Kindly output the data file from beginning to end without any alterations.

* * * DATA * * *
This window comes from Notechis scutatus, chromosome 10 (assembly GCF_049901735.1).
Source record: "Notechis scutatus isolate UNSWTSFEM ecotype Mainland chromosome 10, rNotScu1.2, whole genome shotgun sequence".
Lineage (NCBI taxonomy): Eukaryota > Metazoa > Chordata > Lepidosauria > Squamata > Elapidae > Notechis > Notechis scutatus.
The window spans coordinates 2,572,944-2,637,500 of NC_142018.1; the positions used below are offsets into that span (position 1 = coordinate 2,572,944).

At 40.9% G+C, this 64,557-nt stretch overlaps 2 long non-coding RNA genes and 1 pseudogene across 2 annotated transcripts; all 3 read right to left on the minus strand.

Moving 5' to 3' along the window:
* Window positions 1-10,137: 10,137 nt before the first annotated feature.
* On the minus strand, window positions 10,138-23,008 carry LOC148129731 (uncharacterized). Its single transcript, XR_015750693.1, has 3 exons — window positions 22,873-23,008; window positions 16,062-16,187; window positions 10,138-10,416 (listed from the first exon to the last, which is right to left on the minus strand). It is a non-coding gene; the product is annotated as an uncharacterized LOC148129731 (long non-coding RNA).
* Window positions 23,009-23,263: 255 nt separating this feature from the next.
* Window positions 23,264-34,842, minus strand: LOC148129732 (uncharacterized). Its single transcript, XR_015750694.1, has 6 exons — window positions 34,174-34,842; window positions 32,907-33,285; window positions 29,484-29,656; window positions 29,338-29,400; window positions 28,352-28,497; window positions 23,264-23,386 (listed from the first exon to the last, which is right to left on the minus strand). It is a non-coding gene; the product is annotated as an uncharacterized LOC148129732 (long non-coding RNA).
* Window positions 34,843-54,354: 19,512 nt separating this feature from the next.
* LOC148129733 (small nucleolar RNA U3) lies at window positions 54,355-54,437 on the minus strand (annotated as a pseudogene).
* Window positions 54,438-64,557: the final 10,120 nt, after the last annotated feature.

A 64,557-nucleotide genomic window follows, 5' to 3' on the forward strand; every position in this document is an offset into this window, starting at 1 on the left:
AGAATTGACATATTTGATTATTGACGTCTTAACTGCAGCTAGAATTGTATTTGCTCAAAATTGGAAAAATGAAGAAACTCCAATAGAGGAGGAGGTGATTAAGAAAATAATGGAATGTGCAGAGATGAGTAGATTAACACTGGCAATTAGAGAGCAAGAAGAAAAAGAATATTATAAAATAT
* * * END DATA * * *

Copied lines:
This window comes from Notechis scutatus, chromosome 10 (assembly GCF_049901735.1).
Source record: "Notechis scutatus isolate UNSWTSFEM ecotype Mainland chromosome 10, rNotScu1.2, whole genome shotgun sequence".
Lineage (NCBI taxonomy): Eukaryota > Metazoa > Chordata > Lepidosauria > Squamata > Elapidae > Notechis > Notechis scutatus.
The window spans coordinates 2,572,944-2,637,500 of NC_142018.1; the positions used below are offsets into that span (position 1 = coordinate 2,572,944).

At 40.9% G+C, this 64,557-nt stretch overlaps 2 long non-coding RNA genes and 1 pseudogene across 2 annotated transcripts; all 3 read right to left on the minus strand.

Moving 5' to 3' along the window:
* Window positions 1-10,137: 10,137 nt before the first annotated feature.
* On the minus strand, window positions 10,138-23,008 carry LOC148129731 (uncharacterized). Its single transcript, XR_015750693.1, has 3 exons — window positions 22,873-23,008; window positions 16,062-16,187; window positions 10,138-10,416 (listed from the first exon to the last, which is right to left on the minus strand). It is a non-coding gene; the product is annotated as an uncharacterized LOC148129731 (long non-coding RNA).
* Window positions 23,009-23,263: 255 nt separating this feature from the next.
* Window positions 23,264-34,842, minus strand: LOC148129732 (uncharacterized). Its single transcript, XR_015750694.1, has 6 exons — window positions 34,174-34,842; window positions 32,907-33,285; window positions 29,484-29,656; window positions 29,338-29,400; window positions 28,352-28,497; window positions 23,264-23,386 (listed from the first exon to the last, which is right to left on the minus strand). It is a non-coding gene; the product is annotated as an uncharacterized LOC148129732 (long non-coding RNA).
* Window positions 34,843-54,354: 19,512 nt separating this feature from the next.
* LOC148129733 (small nucleolar RNA U3) lies at window positions 54,355-54,437 on the minus strand (annotated as a pseudogene).
* Window positions 54,438-64,557: the final 10,120 nt, after the last annotated feature.

A 64,557-nucleotide genomic window follows, 5' to 3' on the forward strand; every position in this document is an offset into this window, starting at 1 on the left:
AGAATTGACATATTTGATTATTGACGTCTTAACTGCAGCTAGAATTGTATTTGCTCAAAATTGGAAAAATGAAGAAACTCCAATAGAGGAGGAGGTGATTAAGAAAATAATGGAATGTGCAGAGATGAGTAGATTAACACTGGCAATTAGAGAGCAAGAAGAAAAAGAATATTATAAAATAT